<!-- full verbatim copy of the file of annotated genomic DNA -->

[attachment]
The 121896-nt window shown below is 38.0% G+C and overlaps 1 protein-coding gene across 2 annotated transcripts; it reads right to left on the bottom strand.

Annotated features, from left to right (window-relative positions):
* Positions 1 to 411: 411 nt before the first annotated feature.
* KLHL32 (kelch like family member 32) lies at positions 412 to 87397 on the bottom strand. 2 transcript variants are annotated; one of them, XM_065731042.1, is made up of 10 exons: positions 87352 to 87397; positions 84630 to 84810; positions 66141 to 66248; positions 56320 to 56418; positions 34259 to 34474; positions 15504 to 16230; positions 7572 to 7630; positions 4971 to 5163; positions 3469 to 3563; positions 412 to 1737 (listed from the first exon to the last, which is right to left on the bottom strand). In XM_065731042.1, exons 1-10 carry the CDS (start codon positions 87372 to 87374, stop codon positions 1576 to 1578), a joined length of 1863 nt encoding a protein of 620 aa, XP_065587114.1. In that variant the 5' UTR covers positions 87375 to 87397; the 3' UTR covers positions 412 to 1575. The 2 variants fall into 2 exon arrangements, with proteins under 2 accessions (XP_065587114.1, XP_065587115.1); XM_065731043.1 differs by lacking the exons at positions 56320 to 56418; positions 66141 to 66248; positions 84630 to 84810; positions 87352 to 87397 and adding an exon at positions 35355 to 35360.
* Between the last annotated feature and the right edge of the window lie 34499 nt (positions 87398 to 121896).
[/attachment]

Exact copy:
The 121896-nt window shown below is 38.0% G+C and overlaps 1 protein-coding gene across 2 annotated transcripts; it reads right to left on the bottom strand.

Annotated features, from left to right (window-relative positions):
* Positions 1 to 411: 411 nt before the first annotated feature.
* KLHL32 (kelch like family member 32) lies at positions 412 to 87397 on the bottom strand. 2 transcript variants are annotated; one of them, XM_065731042.1, is made up of 10 exons: positions 87352 to 87397; positions 84630 to 84810; positions 66141 to 66248; positions 56320 to 56418; positions 34259 to 34474; positions 15504 to 16230; positions 7572 to 7630; positions 4971 to 5163; positions 3469 to 3563; positions 412 to 1737 (listed from the first exon to the last, which is right to left on the bottom strand). In XM_065731042.1, exons 1-10 carry the CDS (start codon positions 87372 to 87374, stop codon positions 1576 to 1578), a joined length of 1863 nt encoding a protein of 620 aa, XP_065587114.1. In that variant the 5' UTR covers positions 87375 to 87397; the 3' UTR covers positions 412 to 1575. The 2 variants fall into 2 exon arrangements, with proteins under 2 accessions (XP_065587114.1, XP_065587115.1); XM_065731043.1 differs by lacking the exons at positions 56320 to 56418; positions 66141 to 66248; positions 84630 to 84810; positions 87352 to 87397 and adding an exon at positions 35355 to 35360.
* Between the last annotated feature and the right edge of the window lie 34499 nt (positions 87398 to 121896).